Posts Tagged: CPSC

CPSC consumer-driven database goes public, but faces uncertain future

The Consumer Product Safety Commission’s new on-line database,, which allows consumers to post “reports” about defective products went into operation March 11th, and the first postings are now available to the public (as of April 1st).  But some members of Congress are still trying to shut it down.

Freshman legislator Representative Mike Pompeo (R-Kansas), an ardent budget-buster, authored an amendment to the 2011 budget bill to de-fund the database, and he continues to call for its demise.  The cost of creating the database came to $3 million out of the CPSC’s $29 million budget for upgrading its entire information technology operation. (more…)

Business to CPSC: Let’s handle this offline

One of the signature reforms to the product safety system in America may be in danger, according to reporting by Andrew Martin in the New York Times.  The 2008 Consumer Product Safety Improvement Act meant more inspectors testing toys and a range of other products and overseas inspections of factories shipping goods to our shores (such as drywall from China).  It also meant the creation of an online public database where people can report problems they’ve had with different products they’re already using.  Martin notes on an amendment passed in the House of Representatives that would  “strip financing for the consumer products database.”  How about we trust the people and try this out?  (Rather than stating, as one member of Congress skeptically did, “I know what people put online.”)

Monday: Big news day for consumer safety

The public affairs officers at the Consumer Product Safety Commission must have had a busy weekend.  The CPSC has news on two initiatives today, both of them ambitious and both potentially game-changing in the sphere of product safety.  First, as Lyndsey Layton reports in the Washington Post, CPSC has formally announced plans to open up a public online database of safety complaints Americans submit about products they have purchased.  (more…)

CPSC finally bans deadly cribs

Inez Tennenbaum

The Chicago Tribune patted itself on the back today as the Consumer Product Safety Commission banned all cribs with a drop-side rail. Over the past three years, CPSC recalled more than 11 million cribs and received reports of 35 crib-related fatalities. “The new rules are a major victory for CPSC Chairman Inez Tenenbaum, who made crib safety one of her top priorities when she assumed her post in 2009,” write Patricia Callahan and Ellen Gebler. “Tennenbaum set out to remake an agency that had long been captive of industry.”

The Tribune also said it has played a part in promoting the new standards. (more…)

On poisonous drywall, Chinese companies stonewall CPSC

Consumer Product Safety Commission officials trying to find out the true source of hazardous materials, including sulfur, in drywall imported from China (a problem we’ve reported on previously) were subject to misinformation, disinformation, and just plain intimidation when they tried to find out where Chinese drywall might have been contaminated.  That story emerges in almost “handheld documentary” fashion in reporting from Joaquin Sapien and Aaron Kessler (of the Sarasota Herald-Tribune)  in ProPublica.  Their story shows why the U.S. government is going to have to be very creative if it wants to track hazardous products back to their source in today’s globalized economy.  (more…)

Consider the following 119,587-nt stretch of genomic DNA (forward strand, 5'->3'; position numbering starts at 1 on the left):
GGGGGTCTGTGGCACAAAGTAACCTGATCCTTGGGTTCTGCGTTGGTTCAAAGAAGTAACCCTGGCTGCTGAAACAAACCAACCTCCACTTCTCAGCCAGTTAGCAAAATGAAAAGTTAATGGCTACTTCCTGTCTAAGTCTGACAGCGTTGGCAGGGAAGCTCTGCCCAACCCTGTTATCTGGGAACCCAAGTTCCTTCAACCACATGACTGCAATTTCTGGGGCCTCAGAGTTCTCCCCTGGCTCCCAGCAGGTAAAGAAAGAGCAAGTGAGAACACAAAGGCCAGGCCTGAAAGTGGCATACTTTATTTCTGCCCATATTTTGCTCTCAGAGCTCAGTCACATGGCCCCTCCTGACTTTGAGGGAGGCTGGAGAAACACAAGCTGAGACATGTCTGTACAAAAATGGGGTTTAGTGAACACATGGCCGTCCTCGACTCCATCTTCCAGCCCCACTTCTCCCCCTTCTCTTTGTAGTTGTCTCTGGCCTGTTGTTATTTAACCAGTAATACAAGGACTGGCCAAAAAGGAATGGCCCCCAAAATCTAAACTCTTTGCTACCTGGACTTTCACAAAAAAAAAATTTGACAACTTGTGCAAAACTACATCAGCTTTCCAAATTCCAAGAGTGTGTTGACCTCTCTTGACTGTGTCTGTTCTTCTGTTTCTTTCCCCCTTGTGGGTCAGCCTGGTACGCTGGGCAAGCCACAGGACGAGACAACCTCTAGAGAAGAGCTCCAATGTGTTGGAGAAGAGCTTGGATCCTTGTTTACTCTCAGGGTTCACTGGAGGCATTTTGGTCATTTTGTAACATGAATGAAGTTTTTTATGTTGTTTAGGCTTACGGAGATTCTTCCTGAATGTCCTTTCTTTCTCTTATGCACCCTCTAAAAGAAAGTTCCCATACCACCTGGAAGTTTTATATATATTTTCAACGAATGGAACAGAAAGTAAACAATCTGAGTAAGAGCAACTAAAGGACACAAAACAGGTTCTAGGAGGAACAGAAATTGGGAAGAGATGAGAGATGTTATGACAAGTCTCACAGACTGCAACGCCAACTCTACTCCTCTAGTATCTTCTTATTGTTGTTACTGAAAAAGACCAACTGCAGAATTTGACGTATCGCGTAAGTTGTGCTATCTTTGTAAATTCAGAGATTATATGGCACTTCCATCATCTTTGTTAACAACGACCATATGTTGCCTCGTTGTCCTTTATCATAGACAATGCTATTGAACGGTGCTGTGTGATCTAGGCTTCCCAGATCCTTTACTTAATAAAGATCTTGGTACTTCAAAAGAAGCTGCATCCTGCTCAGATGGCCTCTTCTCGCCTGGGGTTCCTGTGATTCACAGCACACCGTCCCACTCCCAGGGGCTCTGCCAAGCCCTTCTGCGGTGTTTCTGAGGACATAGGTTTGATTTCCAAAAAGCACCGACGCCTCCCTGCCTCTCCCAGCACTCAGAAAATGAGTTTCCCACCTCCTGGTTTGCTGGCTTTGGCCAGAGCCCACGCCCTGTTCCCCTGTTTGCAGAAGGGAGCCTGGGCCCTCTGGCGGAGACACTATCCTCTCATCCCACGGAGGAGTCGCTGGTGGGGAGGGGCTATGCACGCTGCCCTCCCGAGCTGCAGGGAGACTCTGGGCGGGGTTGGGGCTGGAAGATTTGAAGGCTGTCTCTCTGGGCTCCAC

Toying with toymakers at the CPSC?

Any government reform is going to take time and effort, and the expansion of the Consumer Products Safety Commission to make sure unsafe products stay off store shelves is no exception.  When we most recently looked into the CPSC’s problems (before its 2008 revamping), it was clear that the independent agency was underfunded and understaffed, and that manufacturers were able to push their own agendas, often at the expense of the public safety. (more…)

Too much to recall: busy consumers don’t return dangerous items

Instead of just product recalls, how about a new approach to consumer safety that provides incentives and penalties to companies based on how well they protect the public safety?

Getting people to return defective and dangerous products takes much more than simply issuing a recall notice, reports Lyndsey Layton of The Washington Post.   The Consumer Product Safety Commission and the Food and Drug Administration, two agencies that are involved with product recalls, face a significant problem: thousands of Americans buy everything (more…)

Toy gun control

Patricia Callahan and Jared S. Hopkins of the Chicago Tribune have a good follow-up story about the Consumer Product Safety Commission persuading Family Dollar Stores Inc. to recall toy guns that shoot inch-long darts. (more…)

A testy toy recall

In 2007, a nine year-old Chicago boy died from inhaling a one-inch dart that was part of his toy gun.  Today the Consumer Product Safety Commission has finally reached an agreement with Family Dollar Stores Inc. to stop selling the “Auto Fire” toy. (more…)

Slow Interagency Response Delays Solutions on Defective Chinese Drywall

Gut your homes. That’s the advice the federal government gave homeowners whose houses smell of rotten eggs and have corroding electrical wiring because they were built with defective drywall imported from China between 2003 and 2008.

The Department of Housing and Urban Development and the Consumer Product Safety Commission (CPSC) made the startling recommendation in a joint statement, saying the importe drywall might be a health hazard and that residents should “remove all possible problem drywall from their homes, and replace electrical components and wiring, gas service piping, fire suppression sprinkler systems, smoke alarms and carbon monoxide alarms.” (more…)